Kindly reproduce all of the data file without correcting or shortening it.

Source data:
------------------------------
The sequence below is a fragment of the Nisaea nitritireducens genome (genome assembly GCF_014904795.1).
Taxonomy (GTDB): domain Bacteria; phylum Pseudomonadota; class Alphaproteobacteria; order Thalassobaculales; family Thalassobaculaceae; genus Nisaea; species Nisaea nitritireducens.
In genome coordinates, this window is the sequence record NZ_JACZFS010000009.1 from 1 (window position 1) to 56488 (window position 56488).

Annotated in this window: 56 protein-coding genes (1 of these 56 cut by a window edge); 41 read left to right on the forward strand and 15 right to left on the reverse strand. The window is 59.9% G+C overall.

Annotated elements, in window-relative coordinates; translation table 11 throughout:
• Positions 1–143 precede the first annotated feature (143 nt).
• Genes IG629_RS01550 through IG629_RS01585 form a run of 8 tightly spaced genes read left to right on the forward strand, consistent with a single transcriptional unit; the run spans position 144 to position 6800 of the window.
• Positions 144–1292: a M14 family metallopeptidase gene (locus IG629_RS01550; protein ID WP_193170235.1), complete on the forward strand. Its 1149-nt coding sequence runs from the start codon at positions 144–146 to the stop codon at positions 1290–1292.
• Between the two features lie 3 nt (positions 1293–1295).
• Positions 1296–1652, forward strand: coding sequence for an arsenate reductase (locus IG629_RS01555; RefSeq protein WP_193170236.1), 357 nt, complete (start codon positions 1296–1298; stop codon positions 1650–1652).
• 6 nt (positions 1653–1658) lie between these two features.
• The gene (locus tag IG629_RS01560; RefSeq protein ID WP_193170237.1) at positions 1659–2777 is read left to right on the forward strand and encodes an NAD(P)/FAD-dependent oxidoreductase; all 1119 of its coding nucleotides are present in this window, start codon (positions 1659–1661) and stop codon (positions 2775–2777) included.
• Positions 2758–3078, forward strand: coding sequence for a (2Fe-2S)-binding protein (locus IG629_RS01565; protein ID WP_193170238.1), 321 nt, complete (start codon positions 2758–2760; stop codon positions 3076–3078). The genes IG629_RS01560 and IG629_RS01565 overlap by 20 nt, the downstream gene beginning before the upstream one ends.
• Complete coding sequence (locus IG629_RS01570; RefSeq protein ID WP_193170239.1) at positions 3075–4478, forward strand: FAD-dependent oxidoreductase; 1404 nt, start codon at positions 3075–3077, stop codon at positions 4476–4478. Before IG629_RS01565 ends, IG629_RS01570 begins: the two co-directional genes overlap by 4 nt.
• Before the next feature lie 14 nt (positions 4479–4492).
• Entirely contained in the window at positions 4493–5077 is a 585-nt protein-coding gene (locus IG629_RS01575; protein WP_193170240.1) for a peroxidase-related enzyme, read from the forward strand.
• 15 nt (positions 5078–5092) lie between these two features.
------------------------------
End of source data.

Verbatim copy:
The sequence below is a fragment of the Nisaea nitritireducens genome (genome assembly GCF_014904795.1).
Taxonomy (GTDB): domain Bacteria; phylum Pseudomonadota; class Alphaproteobacteria; order Thalassobaculales; family Thalassobaculaceae; genus Nisaea; species Nisaea nitritireducens.
In genome coordinates, this window is the sequence record NZ_JACZFS010000009.1 from 1 (window position 1) to 56488 (window position 56488).

Annotated in this window: 56 protein-coding genes (1 of these 56 cut by a window edge); 41 read left to right on the forward strand and 15 right to left on the reverse strand. The window is 59.9% G+C overall.

Annotated elements, in window-relative coordinates; translation table 11 throughout:
• Positions 1–143 precede the first annotated feature (143 nt).
• Genes IG629_RS01550 through IG629_RS01585 form a run of 8 tightly spaced genes read left to right on the forward strand, consistent with a single transcriptional unit; the run spans position 144 to position 6800 of the window.
• Positions 144–1292: a M14 family metallopeptidase gene (locus IG629_RS01550; protein ID WP_193170235.1), complete on the forward strand. Its 1149-nt coding sequence runs from the start codon at positions 144–146 to the stop codon at positions 1290–1292.
• Between the two features lie 3 nt (positions 1293–1295).
• Positions 1296–1652, forward strand: coding sequence for an arsenate reductase (locus IG629_RS01555; RefSeq protein WP_193170236.1), 357 nt, complete (start codon positions 1296–1298; stop codon positions 1650–1652).
• 6 nt (positions 1653–1658) lie between these two features.
• The gene (locus tag IG629_RS01560; RefSeq protein ID WP_193170237.1) at positions 1659–2777 is read left to right on the forward strand and encodes an NAD(P)/FAD-dependent oxidoreductase; all 1119 of its coding nucleotides are present in this window, start codon (positions 1659–1661) and stop codon (positions 2775–2777) included.
• Positions 2758–3078, forward strand: coding sequence for a (2Fe-2S)-binding protein (locus IG629_RS01565; protein ID WP_193170238.1), 321 nt, complete (start codon positions 2758–2760; stop codon positions 3076–3078). The genes IG629_RS01560 and IG629_RS01565 overlap by 20 nt, the downstream gene beginning before the upstream one ends.
• Complete coding sequence (locus IG629_RS01570; RefSeq protein ID WP_193170239.1) at positions 3075–4478, forward strand: FAD-dependent oxidoreductase; 1404 nt, start codon at positions 3075–3077, stop codon at positions 4476–4478. Before IG629_RS01565 ends, IG629_RS01570 begins: the two co-directional genes overlap by 4 nt.
• Before the next feature lie 14 nt (positions 4479–4492).
• Entirely contained in the window at positions 4493–5077 is a 585-nt protein-coding gene (locus IG629_RS01575; protein WP_193170240.1) for a peroxidase-related enzyme, read from the forward strand.
• 15 nt (positions 5078–5092) lie between these two features.